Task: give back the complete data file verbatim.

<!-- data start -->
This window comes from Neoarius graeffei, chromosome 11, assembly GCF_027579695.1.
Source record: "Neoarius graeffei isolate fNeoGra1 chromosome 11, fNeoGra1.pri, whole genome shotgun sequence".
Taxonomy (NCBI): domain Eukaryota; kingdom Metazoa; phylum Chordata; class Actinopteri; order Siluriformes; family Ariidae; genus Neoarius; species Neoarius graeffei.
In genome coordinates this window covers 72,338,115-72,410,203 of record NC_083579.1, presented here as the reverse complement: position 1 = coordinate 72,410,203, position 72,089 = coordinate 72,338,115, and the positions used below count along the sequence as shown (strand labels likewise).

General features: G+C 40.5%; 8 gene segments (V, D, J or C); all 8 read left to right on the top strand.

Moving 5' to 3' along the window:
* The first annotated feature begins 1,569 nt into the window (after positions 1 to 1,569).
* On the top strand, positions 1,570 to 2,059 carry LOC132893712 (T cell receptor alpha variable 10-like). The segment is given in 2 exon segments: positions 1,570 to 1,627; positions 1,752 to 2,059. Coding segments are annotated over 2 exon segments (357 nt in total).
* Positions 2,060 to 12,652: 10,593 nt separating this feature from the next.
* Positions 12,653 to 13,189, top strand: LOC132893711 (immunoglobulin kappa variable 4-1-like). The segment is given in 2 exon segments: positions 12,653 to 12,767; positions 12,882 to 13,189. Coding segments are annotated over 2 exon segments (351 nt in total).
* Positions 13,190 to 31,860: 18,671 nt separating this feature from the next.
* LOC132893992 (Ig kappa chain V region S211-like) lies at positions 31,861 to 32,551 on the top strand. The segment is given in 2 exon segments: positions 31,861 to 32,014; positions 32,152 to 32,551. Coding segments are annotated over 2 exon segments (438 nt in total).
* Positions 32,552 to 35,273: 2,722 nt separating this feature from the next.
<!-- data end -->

This window comes from Neoarius graeffei, chromosome 11, assembly GCF_027579695.1.
Source record: "Neoarius graeffei isolate fNeoGra1 chromosome 11, fNeoGra1.pri, whole genome shotgun sequence".
Taxonomy (NCBI): domain Eukaryota; kingdom Metazoa; phylum Chordata; class Actinopteri; order Siluriformes; family Ariidae; genus Neoarius; species Neoarius graeffei.
In genome coordinates this window covers 72,338,115-72,410,203 of record NC_083579.1, presented here as the reverse complement: position 1 = coordinate 72,410,203, position 72,089 = coordinate 72,338,115, and the positions used below count along the sequence as shown (strand labels likewise).

General features: G+C 40.5%; 8 gene segments (V, D, J or C); all 8 read left to right on the top strand.

Moving 5' to 3' along the window:
* The first annotated feature begins 1,569 nt into the window (after positions 1 to 1,569).
* On the top strand, positions 1,570 to 2,059 carry LOC132893712 (T cell receptor alpha variable 10-like). The segment is given in 2 exon segments: positions 1,570 to 1,627; positions 1,752 to 2,059. Coding segments are annotated over 2 exon segments (357 nt in total).
* Positions 2,060 to 12,652: 10,593 nt separating this feature from the next.
* Positions 12,653 to 13,189, top strand: LOC132893711 (immunoglobulin kappa variable 4-1-like). The segment is given in 2 exon segments: positions 12,653 to 12,767; positions 12,882 to 13,189. Coding segments are annotated over 2 exon segments (351 nt in total).
* Positions 13,190 to 31,860: 18,671 nt separating this feature from the next.
* LOC132893992 (Ig kappa chain V region S211-like) lies at positions 31,861 to 32,551 on the top strand. The segment is given in 2 exon segments: positions 31,861 to 32,014; positions 32,152 to 32,551. Coding segments are annotated over 2 exon segments (438 nt in total).
* Positions 32,552 to 35,273: 2,722 nt separating this feature from the next.